In this rugged region of the Golden State, mule deer are an iconic species, valued by recreationists and required by wild carnivores who prey upon them for nourishment. Mule deer are considered a “foundation species” because the large landscapes that are necessary for their survival can also be home to a vast array of other wildlife and plant species. But mule deer populations have dramatically declined in recent decades across many western ranges, and in Siskiyou County, this decrease has prompted researchers from CDFW and the University of California, Santa Cruz to partner on a multi-year effort to investigate the population dynamics of this high-profile species.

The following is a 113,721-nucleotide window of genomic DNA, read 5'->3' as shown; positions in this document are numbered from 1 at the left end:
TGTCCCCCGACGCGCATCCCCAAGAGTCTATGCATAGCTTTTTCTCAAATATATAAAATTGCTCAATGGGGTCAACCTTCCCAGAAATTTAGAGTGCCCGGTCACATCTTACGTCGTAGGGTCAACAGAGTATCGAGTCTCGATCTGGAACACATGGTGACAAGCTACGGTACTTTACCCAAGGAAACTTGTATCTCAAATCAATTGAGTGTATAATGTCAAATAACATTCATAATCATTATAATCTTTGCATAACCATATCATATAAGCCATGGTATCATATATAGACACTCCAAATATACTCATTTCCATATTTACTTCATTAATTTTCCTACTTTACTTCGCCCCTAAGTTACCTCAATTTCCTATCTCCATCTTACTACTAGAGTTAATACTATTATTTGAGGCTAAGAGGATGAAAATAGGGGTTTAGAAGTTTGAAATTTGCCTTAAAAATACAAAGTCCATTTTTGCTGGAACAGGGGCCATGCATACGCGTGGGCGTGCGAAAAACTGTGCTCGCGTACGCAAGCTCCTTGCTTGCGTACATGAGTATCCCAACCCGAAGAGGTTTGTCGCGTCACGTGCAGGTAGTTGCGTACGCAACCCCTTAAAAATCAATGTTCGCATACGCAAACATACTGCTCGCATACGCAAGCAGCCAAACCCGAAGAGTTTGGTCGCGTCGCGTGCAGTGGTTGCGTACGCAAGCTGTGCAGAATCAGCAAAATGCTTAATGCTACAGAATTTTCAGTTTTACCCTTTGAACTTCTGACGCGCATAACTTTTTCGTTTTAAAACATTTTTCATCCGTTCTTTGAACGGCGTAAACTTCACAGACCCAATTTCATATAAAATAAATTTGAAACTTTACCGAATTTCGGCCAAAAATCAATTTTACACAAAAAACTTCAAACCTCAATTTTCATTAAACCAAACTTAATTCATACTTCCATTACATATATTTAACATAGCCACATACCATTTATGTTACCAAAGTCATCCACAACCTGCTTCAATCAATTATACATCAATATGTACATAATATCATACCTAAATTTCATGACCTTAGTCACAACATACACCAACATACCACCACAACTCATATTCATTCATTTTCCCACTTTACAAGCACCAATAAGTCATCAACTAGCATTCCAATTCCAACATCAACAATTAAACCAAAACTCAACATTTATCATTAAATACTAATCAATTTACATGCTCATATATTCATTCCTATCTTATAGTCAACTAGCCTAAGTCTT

Since 2015, 51 adult female mule deer and 37 fawns have been captured in the Mount Shasta region. Biological samples, including blood and parasites, have been collected, physical measurements of body condition and age recorded and telemetry collars attached to each subject. Collars on adult deer provide a GPS location every hour and alert researchers when a mortality occurs. The collars also document movement details, including migration routes and the location of critical winter and reproductive ranges. The fawn collars feature location beacons that allow researchers to monitor both general movements and when a mortality has occurred. Once a mortality alert is sent from a collar, a search of the site and an examination of the carcass ensues to determine if the deer died from predation or other causes, such as disease or malnutrition. The collars have timed releases and are set to drop off the animal after 18 months. Researchers can then reuse the collars after retrieving them by following a GPS signal. This high-tech, high-resolution documentation of deer behavior is vital for prioritizing the conservation value of landscapes so they may be better protected in the future.